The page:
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Razza the Nonnative Rat Wins Round 1

October 22, 2005|Alex Raksin | Times Staff Writer

A common brown sewer rat released on a deserted island in New Zealand outsmarted a team of researchers for four months, evading capture even though he was wearing a radio collar that let them track his movements.

The half-pound rat, nicknamed Razza, was set free on the island so researchers could test methods of trapping nonnative animals, according to their report in the current issue of the journal Nature.

Rats and other invasive species have wreaked havoc on many once-isolated island ecosystems, and eradicating such species has been priority for conservation biologists.

New Zealand Department of Conservation scientist David R. Towns said the team of researchers had assumed they could trap Razza within a few days of his release on Motuhoropapa, a forested 23 1/2 -acre island.

Instead, the rat carefully circled the island for three days, then settled on a 2 1/2 -acre home range in the fourth week.

Increasingly flummoxed, the researchers began laying traps at double the usual density, but Razza dodged those too. Then, in his 10th week of freedom, he disappeared altogether when the battery in his radio collar died.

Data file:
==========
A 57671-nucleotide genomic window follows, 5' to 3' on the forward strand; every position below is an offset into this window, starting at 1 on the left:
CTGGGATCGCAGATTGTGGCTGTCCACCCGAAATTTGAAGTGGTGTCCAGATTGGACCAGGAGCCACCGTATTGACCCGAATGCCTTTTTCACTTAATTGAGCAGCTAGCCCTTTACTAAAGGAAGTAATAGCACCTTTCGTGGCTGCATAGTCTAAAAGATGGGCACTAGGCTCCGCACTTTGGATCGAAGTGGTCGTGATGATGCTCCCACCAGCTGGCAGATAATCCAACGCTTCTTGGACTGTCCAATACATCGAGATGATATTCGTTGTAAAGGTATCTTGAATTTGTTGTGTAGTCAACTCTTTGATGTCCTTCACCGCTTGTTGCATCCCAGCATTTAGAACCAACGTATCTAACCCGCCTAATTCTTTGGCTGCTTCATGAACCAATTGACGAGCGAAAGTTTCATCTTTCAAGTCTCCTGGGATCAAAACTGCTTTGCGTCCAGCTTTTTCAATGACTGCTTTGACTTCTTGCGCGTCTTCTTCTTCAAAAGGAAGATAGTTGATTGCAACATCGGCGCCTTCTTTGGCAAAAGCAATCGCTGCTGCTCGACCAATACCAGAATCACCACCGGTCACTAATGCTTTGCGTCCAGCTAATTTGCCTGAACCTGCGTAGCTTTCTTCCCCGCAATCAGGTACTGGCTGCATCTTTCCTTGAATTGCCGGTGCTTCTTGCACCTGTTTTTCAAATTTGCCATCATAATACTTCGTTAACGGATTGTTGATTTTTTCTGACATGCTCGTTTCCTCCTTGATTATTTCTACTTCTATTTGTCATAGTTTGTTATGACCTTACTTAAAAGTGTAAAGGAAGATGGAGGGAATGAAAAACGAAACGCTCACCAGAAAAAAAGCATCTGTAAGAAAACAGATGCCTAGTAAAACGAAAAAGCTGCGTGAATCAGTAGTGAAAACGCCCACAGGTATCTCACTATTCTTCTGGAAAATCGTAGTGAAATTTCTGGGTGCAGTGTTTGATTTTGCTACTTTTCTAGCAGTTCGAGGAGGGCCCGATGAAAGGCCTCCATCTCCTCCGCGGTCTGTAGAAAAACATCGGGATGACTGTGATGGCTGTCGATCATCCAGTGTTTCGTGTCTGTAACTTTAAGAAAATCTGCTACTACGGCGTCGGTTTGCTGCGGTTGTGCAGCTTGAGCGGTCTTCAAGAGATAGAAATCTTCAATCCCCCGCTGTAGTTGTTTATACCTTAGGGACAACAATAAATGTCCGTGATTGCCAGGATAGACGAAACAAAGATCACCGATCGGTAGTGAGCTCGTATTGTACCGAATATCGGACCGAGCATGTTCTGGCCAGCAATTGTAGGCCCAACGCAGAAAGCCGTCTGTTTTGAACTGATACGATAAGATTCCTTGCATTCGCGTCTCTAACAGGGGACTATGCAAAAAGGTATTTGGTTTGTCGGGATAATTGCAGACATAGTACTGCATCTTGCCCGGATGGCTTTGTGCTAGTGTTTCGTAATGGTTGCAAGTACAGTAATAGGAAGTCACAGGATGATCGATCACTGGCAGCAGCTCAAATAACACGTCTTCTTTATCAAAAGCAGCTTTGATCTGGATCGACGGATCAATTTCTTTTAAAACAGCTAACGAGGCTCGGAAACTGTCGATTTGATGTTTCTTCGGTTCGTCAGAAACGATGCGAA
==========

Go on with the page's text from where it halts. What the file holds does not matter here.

Two weeks later, residents on Otata, an island 438 yards away, reported seeing birds behaving oddly as they had a few years earlier when the island had been invaded by rats. There, the team found rodent droppings that matched Razza's DNA and set up new traps.

Razza's swim to Otata is the longest recorded for a rat, the researchers believe.

Six weeks later, Razza was finally caught and killed in a trap baited with fresh penguin meat in an area where trained dogs had detected concentrated rodent scent.

"We may have had our fancy theories and radio telemetry, but it was the dogs that solved it for us," Towns said.

The researchers recently released another male rat on Motuhoropapa to see if Razza's long survival was a fluke.

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